The others took up residence in the bigger fenced garden, with it’s old apple trees and wild flowers. It’s a beautiful place full of shady patches, fallen logs and moss. The split seemed good for everyone. Then disaster struck.

Ferdinand loved a cuddle. Cuddling a cockerel is special as they generally have bad reputation that is totally unfounded in my case. Boys are nervous, anxious and have a job to do, guarding their girls, so sometimes you are seen as competition. Flogging, that is hitting or grabbing your boy by his feet and hanging him upside down, is cruel. It wont work.  Honestly its ridiculous. Respectful distance, slow movements, and regular time with your boys works. If you pick up one of their hens, make sure he can see her and you acknowledge him first. I now have nine cockerels and we all for on fine.

Ferdinand.

But back to Ferdinand. After our usual morning cuddle I tried to put him back in the coop. He wriggled and squirmed and tried to hide between my legs. He just wouldn’t go back. More bullying? Resigned to another coop adjustment, I made a temporary dry spot under the fallen apple tree and put plenty of hay down for warmth. I needed a week to rebuild inside another compartment till I could move him into the large main coop with Mr Chicken.

But fate intervened. I wrote about that moment here, but simply Ferdinand had an accident. He jumped the gate that led into the garden, slipped and caught his neck between the planks. We heard a flapping sound and ran as fast as we could but it was too late. Our poor cuddly boy was gone. I frantically rubbed him and tried to blow air into his lungs but it was over…all that boisterous life snuffed out in an instant.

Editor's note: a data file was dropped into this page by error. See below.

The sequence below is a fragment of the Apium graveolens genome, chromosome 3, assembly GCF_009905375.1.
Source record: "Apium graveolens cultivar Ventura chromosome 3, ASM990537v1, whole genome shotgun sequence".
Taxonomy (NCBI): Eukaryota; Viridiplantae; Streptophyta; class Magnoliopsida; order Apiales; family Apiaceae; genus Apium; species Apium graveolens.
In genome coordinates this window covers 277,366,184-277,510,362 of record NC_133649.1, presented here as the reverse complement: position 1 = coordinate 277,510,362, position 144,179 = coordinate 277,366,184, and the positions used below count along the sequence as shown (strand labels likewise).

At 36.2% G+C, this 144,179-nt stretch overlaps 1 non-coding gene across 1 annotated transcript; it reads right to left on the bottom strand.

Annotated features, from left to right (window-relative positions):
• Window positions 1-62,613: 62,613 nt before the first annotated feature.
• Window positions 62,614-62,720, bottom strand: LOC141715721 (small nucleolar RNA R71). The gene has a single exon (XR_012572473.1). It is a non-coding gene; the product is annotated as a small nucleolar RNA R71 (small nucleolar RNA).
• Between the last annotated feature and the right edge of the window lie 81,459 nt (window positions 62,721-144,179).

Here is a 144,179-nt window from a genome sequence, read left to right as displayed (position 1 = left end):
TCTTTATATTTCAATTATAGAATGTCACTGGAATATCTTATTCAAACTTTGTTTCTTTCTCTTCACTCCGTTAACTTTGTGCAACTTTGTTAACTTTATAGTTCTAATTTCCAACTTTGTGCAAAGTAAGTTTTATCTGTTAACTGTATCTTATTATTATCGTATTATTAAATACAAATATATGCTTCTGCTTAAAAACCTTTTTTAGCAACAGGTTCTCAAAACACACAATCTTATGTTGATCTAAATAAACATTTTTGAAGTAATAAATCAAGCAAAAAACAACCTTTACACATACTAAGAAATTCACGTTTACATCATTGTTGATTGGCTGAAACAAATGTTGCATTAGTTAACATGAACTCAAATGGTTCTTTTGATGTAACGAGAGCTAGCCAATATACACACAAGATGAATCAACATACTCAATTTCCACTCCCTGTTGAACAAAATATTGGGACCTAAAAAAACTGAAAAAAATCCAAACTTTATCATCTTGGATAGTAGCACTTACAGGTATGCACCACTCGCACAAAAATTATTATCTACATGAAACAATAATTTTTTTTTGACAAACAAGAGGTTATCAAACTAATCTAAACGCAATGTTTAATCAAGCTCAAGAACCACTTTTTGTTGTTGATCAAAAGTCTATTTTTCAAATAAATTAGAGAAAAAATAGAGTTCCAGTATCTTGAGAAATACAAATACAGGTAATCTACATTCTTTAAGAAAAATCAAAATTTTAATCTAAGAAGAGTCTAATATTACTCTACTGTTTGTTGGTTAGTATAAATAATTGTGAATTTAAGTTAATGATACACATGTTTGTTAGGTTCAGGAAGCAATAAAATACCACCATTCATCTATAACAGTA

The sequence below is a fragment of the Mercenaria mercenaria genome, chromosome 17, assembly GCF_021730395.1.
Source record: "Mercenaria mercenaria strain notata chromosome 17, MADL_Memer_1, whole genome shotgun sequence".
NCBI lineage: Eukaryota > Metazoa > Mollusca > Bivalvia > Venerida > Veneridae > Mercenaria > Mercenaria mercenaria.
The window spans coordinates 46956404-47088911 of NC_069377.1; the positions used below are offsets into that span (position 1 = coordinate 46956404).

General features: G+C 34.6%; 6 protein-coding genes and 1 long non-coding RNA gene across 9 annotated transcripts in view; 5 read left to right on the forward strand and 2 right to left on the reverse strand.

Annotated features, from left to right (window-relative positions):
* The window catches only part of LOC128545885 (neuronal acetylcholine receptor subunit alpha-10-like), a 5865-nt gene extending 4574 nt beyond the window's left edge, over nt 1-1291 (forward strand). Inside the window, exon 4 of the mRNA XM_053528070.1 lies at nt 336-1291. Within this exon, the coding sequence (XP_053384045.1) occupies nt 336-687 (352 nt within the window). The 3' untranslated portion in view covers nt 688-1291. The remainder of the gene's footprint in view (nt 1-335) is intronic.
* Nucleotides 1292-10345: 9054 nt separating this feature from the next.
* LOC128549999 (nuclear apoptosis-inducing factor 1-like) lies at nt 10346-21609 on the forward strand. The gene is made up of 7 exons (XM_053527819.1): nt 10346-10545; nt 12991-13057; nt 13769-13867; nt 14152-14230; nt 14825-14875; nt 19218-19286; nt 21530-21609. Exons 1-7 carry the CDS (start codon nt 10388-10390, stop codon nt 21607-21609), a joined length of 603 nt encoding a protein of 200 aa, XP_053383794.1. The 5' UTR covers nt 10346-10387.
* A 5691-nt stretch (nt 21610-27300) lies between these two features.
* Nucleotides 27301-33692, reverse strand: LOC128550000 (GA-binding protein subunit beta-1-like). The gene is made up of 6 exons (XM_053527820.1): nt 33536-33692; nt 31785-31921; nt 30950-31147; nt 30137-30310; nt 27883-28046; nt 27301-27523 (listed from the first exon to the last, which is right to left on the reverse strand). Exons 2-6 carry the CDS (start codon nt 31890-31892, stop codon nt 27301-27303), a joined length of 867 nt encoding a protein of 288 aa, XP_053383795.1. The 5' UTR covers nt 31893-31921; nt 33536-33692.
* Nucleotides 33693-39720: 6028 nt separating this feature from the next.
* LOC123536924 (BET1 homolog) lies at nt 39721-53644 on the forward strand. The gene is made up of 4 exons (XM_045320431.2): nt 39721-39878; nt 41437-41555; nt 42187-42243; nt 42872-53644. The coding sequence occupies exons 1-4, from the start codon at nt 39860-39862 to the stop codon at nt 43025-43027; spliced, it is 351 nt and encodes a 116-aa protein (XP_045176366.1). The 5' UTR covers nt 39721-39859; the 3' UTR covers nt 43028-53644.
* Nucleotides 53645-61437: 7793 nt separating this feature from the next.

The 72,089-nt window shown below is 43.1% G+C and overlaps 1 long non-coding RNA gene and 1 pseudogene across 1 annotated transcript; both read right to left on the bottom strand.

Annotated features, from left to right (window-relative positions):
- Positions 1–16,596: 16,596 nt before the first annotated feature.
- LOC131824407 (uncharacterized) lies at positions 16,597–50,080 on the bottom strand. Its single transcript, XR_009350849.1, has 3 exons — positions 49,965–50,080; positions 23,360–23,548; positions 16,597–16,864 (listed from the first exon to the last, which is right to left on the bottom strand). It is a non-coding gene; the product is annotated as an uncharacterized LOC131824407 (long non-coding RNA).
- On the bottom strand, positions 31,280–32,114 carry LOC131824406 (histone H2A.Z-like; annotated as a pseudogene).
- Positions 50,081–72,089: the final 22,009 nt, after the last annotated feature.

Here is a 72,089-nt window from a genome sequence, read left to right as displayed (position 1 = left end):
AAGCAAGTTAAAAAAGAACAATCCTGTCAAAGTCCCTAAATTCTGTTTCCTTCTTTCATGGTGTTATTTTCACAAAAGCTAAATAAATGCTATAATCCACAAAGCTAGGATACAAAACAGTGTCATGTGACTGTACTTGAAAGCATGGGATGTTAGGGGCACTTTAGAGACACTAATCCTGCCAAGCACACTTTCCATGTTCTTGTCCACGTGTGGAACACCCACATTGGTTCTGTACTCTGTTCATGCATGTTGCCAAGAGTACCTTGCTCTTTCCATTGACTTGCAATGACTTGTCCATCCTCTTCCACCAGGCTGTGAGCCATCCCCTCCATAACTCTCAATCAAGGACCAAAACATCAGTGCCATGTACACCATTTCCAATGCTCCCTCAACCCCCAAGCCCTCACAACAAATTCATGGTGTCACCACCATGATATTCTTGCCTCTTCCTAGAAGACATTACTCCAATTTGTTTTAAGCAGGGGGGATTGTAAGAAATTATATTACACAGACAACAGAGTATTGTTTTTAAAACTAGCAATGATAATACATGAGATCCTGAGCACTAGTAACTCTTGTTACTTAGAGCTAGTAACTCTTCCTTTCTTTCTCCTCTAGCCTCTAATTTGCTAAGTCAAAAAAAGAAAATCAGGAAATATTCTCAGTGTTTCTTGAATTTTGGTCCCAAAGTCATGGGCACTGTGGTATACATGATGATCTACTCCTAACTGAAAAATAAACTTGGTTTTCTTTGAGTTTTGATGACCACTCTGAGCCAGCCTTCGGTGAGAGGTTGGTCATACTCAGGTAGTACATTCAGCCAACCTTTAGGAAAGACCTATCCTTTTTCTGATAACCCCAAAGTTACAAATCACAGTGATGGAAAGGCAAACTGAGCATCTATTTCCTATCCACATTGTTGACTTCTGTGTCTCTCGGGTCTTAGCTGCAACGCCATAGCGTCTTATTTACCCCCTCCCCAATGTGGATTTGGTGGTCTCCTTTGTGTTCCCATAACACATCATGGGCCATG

I cried buckets and got angry over the gate. We fixed the planks and made a few other safety changes to locks and wires, but it took over two months before I could really potter around the garden without bursting into tears.

So here are my handsome boys. A few gang squabbles at bed time over purching places but having four seems to work. They pair off and peace reigns.

I finished my rounds, letting the rest of the flocks out, my two Pekin ducks and pushing my noisy goose gaggle back into the orchard. They run with a funny waddle like having a large wet nappy slung between their chubby orange legs. There is much honking, flapping and excitement as they spot their paddling pools. I do a little goosie bonding with discussions about their plan for the day, who burped, why Pekin is shrieking and asking Cashew to stop yawning when a meeting is in progress.

Back in the house, Tony has stoked up the wood burner. The cats are already in and snoozing.


Tony drew me a sketch…I think it’s me as a chicken.

Bok bok!


I prepped breakfast and settled in to study. I am taking a lot of the Domestika courses, which are proving very inspirational and I found an artist, Katherine Plumer..great name..who is a brilliant chicken painter. I follow her in one of the FB forums. I love her use if graphic angles and strong colours and negative space. Excuse the screen grab but it includes her website.

Off now to plan a goose drawing. It’s good to back into art and my birds are willing subjects…well meal worms being on tap of course!